Stacy: Oh wow, I can't wait to read about Atticus and Clara, it's on my 'to be read' list already. But do you feel that this, being your second gothic romance, was a little easier to wrap your mind (and pen) around than, perhaps, the very first?
Amanda: Actually, the opposite was the case! It had been some years since I wrote Sea of Secrets, and in the meantime I'd been writing young-adult novels that take place in a modern-day high-school setting in North Carolina... a far, far cry from Victorian gothic romance. To tell the truth, I was nervous about returning to the genre. It was so exciting to find that I still feel at home in the Victorian period and in gothic surroundings, and ultimately I wound up feeling that With This Curse is my strongest book yet.
Stacy: It does sound like quite a read, I'm sure it's being well-received by fans of gothic romance. As for future books, do you have any stories just boiling beneath the surface? How soon do you think we can expect another read from you? (Yes, we're greedy. Heh.)
Amanda: I definitely have more books planned—more gothic romances in particular! I'm working on a short story that will serve as a prequel to With This Curse, and I'm also planning a spin-off novel about one of the supporting characters. She's so un-gothic that I can't resist the challenge of plopping her down in gothic surroundings to see how she copes. Further down the line is a gothic trilogy that I don't want to reveal too much about just yet, as well as the likelihood of more books in my Ash Grove young-adult series.
Stacy: I think a personal challenge is a great way to ensure self-discipline for daily writing. I was so impressed by your writing that I have to ask: have you received any notable awards for your writing thus far (as you certainly deserve!). If so, what were they?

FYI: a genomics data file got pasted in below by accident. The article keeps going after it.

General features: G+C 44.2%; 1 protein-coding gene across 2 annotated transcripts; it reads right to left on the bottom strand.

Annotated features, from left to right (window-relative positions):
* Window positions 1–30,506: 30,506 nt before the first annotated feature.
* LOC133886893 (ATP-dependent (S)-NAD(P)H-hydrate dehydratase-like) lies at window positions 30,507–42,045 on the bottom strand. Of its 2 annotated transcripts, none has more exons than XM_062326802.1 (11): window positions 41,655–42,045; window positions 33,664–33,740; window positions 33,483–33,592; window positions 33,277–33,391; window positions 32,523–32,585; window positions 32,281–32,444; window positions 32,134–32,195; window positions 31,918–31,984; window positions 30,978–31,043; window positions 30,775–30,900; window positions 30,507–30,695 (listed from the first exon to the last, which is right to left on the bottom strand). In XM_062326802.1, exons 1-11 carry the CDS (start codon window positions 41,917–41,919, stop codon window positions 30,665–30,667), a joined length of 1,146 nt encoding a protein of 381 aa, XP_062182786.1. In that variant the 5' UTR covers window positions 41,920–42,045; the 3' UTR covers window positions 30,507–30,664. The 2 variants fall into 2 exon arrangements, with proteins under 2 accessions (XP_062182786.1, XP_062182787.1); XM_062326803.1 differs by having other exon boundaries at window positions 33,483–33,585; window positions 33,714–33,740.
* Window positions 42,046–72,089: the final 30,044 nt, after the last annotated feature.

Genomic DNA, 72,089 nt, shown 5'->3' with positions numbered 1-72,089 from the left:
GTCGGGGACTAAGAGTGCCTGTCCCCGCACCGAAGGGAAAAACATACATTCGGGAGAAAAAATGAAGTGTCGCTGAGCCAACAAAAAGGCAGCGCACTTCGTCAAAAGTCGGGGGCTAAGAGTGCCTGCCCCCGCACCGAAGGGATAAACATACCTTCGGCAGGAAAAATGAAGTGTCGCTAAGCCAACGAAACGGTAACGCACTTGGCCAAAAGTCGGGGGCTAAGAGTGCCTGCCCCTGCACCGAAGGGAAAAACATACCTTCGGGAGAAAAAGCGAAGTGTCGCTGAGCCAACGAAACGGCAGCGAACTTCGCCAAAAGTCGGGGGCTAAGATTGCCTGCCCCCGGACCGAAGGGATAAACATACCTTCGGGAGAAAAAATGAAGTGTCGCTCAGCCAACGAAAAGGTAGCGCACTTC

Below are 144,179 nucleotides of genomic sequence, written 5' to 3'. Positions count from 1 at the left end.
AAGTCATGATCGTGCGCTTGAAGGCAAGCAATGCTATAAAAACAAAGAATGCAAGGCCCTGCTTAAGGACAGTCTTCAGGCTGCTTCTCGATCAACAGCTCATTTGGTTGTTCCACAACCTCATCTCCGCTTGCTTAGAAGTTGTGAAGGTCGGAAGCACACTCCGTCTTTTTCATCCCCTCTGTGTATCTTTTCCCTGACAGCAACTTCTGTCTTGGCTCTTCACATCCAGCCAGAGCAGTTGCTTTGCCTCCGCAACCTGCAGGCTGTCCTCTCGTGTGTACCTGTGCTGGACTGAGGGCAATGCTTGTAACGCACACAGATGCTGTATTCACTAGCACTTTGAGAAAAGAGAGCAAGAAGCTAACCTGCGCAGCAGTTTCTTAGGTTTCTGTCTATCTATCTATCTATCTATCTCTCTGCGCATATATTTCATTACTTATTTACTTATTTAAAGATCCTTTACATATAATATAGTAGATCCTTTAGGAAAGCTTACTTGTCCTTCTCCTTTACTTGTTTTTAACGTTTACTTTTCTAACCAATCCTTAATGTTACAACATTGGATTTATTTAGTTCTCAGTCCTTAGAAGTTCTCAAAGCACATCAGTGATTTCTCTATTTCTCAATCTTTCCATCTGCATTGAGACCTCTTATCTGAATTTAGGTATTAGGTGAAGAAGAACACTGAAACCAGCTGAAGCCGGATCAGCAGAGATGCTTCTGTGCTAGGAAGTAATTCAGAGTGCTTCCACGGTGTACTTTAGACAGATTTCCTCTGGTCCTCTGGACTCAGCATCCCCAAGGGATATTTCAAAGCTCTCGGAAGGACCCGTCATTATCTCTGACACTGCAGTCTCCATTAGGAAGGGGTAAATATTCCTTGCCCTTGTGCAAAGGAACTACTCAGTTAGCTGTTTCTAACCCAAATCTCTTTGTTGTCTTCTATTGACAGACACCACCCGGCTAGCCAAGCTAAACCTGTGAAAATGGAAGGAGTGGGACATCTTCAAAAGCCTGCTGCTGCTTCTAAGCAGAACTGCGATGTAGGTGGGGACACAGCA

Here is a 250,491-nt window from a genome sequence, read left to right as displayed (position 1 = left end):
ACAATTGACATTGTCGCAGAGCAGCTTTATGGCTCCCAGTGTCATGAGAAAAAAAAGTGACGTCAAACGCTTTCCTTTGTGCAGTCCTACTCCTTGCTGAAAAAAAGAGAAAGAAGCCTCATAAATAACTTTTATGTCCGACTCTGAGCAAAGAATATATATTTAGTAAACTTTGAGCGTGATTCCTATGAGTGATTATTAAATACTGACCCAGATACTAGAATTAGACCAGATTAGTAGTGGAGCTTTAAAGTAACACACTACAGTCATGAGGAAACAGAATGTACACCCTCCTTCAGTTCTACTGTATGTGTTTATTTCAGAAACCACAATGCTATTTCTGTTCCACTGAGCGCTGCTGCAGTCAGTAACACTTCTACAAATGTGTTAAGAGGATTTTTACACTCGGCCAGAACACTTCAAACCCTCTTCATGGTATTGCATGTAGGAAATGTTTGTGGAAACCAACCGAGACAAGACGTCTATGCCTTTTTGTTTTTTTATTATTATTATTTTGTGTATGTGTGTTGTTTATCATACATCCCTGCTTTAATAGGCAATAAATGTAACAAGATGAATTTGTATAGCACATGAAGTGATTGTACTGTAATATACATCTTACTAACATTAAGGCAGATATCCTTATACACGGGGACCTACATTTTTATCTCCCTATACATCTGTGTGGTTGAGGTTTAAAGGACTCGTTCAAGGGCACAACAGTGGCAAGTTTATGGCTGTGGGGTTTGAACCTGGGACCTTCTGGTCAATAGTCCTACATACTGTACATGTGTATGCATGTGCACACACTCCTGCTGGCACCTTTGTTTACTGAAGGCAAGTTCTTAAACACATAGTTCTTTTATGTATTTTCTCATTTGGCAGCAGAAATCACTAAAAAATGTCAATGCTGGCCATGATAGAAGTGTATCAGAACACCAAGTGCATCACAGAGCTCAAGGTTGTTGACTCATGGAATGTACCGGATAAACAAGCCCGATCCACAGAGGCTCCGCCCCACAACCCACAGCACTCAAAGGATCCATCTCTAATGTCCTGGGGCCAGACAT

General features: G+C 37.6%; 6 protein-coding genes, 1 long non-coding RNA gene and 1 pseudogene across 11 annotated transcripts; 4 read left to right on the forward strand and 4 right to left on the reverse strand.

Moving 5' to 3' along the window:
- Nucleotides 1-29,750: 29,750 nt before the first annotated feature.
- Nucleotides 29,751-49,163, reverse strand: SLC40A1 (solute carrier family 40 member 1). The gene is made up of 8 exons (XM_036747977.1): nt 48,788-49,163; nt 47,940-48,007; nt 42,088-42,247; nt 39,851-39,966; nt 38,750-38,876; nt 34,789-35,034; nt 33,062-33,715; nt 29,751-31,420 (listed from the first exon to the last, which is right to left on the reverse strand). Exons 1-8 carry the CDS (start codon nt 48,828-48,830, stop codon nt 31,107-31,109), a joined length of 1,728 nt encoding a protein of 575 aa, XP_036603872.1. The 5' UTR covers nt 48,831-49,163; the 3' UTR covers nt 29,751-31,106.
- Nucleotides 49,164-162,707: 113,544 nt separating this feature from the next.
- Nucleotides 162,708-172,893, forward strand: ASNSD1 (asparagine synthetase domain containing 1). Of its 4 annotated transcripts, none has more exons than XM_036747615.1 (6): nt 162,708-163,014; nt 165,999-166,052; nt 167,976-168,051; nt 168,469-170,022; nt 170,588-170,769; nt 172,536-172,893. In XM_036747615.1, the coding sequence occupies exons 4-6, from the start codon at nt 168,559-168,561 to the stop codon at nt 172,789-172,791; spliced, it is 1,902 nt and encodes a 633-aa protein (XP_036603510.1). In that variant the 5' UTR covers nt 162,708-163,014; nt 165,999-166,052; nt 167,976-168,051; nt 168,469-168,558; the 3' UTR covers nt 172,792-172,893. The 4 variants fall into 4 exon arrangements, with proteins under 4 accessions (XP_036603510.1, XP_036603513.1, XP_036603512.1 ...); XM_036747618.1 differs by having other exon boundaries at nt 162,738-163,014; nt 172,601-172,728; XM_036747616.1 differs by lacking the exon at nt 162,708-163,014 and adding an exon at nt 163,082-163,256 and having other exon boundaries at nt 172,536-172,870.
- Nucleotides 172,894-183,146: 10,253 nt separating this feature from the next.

Amanda: As far as honors go—and thank you for the compliment!—a couple of my short stories have won prizes at the Agnes Scott College Writers' Festival, and Sea of Secrets was a finalist in the published historical category of the Maggies, a prominent romance award. Sea of Secrets also won the 2012 RONE (Reward of Novel Excellence) in the mystery category, and one of my young-adult novels is a nominee in the 2013 RONEs.
Stacy: How exciting! I always find the personal lives of writers interesting. Can you tell us a few of your favorite personal hobbies beyond reading/writing?
Amanda: Acting has always been my greatest love after writing, and I know that all my time on stage has been very helpful to me in writing. I'm also fascinated by historical fashion and costume design (you'll notice a lot of fashion details in my gothics), and although I don't know if it counts as a hobby as much as an obsession, I've been a professional editor for years. I couldn't stop correcting apostrophe usage now if my life depended on it.
Stacy: I"m not sure how you even find the time for all these interests, I commend you. And I did notice how well-detailed the dresses and fashion were in Sea of Secrets! And as for my last question, being a professional writer yourself, what do you feel is your very best piece of advice to give to an aspiring writer who is, perhaps, just working on the first draft of their first attempt at a book of their own?
Amanda: Learn, learn, learn. Read in your genre and read about craft. You will have to decide for yourself what will strengthen your work and what won't, but the deciding is in itself an illuminating process. It's also incredibly valuable to find a person who will read your work with an understanding of your goals and give you honest feedback about how close you come to reaching them. Just make sure it's someone who knows and loves your genre!
|Pictured here is Amanda DeWees.|
I'd like to thank Amanda again for her time and the opportunity to converse with her personally and to review her books. With This Curse is her latest, newly-released gothic romance and is currently available for purchase. Please check back in coming weeks for a full review of this book!